Charter schools and citizenship

Charter students should be nation builders, says Seth Andrew, the founder of Democracy Prep Public Schools. The seven-school charter network is featured in the first policy brief in American Enterprise Institute’s new series of charter schools and civics education.

Andrew’s passion for civic activism and academic rigor are at the center of Democracy Prep’s model. The network’s motto—“Work hard. Go to college. Change the world!”—couples the “no-excuses” charter school movement’s emphasis on student achievement with a decidedly civic focus. This pairing is in the schools’ DNA; students and parents are exposed to an explicit and unapologetic emphasis on civic education from day one. As Andrew quipped at a 2012 event at the Brookings Institution, “We are called Democracy Prep, not Generic Prep.”

. . . Andrew views charter schooling as an ideal venue for experimenting with exactly how to teach citizenship. When it comes to civic education, Andrew argues, “The charter sector can start to model best practices . . . and really take risks”—such as sending a fleet of students to the streets of Harlem in a GOTV (get out the vote)  campaign.”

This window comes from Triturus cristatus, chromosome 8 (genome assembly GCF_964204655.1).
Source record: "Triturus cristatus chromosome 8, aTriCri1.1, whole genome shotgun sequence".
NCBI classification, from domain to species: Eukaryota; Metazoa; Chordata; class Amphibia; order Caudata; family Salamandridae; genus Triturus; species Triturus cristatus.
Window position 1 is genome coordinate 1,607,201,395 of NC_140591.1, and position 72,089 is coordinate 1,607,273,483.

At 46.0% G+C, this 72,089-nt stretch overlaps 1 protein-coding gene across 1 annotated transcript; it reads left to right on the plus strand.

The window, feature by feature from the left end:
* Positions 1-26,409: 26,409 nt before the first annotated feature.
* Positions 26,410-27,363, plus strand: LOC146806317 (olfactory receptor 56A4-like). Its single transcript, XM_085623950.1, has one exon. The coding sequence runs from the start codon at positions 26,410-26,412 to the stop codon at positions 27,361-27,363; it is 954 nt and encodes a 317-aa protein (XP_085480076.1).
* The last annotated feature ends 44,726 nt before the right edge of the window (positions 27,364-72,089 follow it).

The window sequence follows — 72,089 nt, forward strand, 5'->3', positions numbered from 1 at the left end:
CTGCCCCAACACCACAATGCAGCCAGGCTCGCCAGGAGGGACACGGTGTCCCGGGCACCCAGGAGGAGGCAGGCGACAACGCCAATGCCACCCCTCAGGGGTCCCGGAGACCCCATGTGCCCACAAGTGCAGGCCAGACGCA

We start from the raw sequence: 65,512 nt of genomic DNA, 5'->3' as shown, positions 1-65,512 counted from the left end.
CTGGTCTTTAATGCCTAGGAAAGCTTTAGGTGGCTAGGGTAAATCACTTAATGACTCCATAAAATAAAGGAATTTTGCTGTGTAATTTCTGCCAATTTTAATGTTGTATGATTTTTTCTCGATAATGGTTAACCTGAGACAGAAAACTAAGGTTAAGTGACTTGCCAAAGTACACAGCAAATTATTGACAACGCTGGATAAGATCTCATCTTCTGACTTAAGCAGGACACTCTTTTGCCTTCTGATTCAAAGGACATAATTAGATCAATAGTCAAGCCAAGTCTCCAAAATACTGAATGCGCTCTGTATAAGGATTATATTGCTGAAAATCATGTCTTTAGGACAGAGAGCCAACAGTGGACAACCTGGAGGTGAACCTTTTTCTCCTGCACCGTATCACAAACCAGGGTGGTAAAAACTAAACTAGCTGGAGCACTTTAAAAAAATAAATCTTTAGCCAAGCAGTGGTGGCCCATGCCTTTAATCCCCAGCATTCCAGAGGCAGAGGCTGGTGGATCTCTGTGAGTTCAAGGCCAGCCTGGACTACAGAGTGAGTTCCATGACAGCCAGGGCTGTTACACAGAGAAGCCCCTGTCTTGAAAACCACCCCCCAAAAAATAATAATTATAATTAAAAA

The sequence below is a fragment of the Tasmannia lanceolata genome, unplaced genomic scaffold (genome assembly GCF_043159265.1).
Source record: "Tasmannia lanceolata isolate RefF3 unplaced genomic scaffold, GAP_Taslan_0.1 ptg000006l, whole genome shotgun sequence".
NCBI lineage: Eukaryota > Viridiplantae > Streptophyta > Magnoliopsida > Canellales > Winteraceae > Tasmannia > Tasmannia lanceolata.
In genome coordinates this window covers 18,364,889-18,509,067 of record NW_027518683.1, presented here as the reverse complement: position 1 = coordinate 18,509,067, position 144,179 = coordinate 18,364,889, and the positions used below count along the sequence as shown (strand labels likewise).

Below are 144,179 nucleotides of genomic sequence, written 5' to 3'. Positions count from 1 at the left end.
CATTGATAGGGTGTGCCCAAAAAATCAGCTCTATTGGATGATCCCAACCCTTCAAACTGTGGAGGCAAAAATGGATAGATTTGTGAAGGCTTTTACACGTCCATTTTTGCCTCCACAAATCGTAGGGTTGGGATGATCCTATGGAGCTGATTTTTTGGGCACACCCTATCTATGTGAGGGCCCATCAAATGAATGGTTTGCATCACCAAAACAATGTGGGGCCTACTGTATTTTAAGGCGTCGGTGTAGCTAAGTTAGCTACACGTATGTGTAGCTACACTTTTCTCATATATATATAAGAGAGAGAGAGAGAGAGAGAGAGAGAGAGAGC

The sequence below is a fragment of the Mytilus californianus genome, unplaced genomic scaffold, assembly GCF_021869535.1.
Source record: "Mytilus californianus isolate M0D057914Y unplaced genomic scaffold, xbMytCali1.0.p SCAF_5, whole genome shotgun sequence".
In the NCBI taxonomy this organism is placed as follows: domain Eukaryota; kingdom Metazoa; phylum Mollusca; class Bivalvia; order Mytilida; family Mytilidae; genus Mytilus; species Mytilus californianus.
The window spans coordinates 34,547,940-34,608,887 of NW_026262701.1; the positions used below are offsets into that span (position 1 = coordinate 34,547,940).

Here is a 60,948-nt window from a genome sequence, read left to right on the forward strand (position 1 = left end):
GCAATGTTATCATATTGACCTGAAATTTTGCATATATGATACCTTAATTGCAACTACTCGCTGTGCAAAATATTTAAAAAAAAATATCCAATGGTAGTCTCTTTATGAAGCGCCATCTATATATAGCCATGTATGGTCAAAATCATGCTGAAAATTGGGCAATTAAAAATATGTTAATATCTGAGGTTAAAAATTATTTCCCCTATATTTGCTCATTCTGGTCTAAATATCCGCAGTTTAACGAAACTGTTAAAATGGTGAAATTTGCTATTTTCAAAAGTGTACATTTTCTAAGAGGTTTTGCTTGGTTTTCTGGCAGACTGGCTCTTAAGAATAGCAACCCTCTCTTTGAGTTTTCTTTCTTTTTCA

Democracy Prep teaches “what it means to be a citizen by doing—mobilizing voters, lobbying state legislators, and teaching their own family members about the importance of voting rights. Meanwhile, classroom lessons about history, government, rights, and responsibilities provide students with the foundation and context necessary to understand why civic engagement is so important.”

Of course, preparing students to be good citizens can take many forms. National Heritage Academies, a for-profit charter network based in Michigan, stresses character education. I wrote the Counting on Character brief for AEI.

Character education is ubiquitous and relentless at NHA schools. Each month is assigned a “moral focus” or virtue, which teachers are supposed to weave into their lessons and students write about from kindergarten through eighth grade. Signs in classrooms and hallways honor examples of virtue.

Like other charter schools, NHA promises parents to teach a rigorous curriculum that will prepare their children for success in college. It also promises a moral education imbued with traditional values such as love of country and family. Good character is not just a private asset, NHA leaders believe. It leads to good citizenship.

The AEI series will look at a variety of ways to teach civics and citizenship.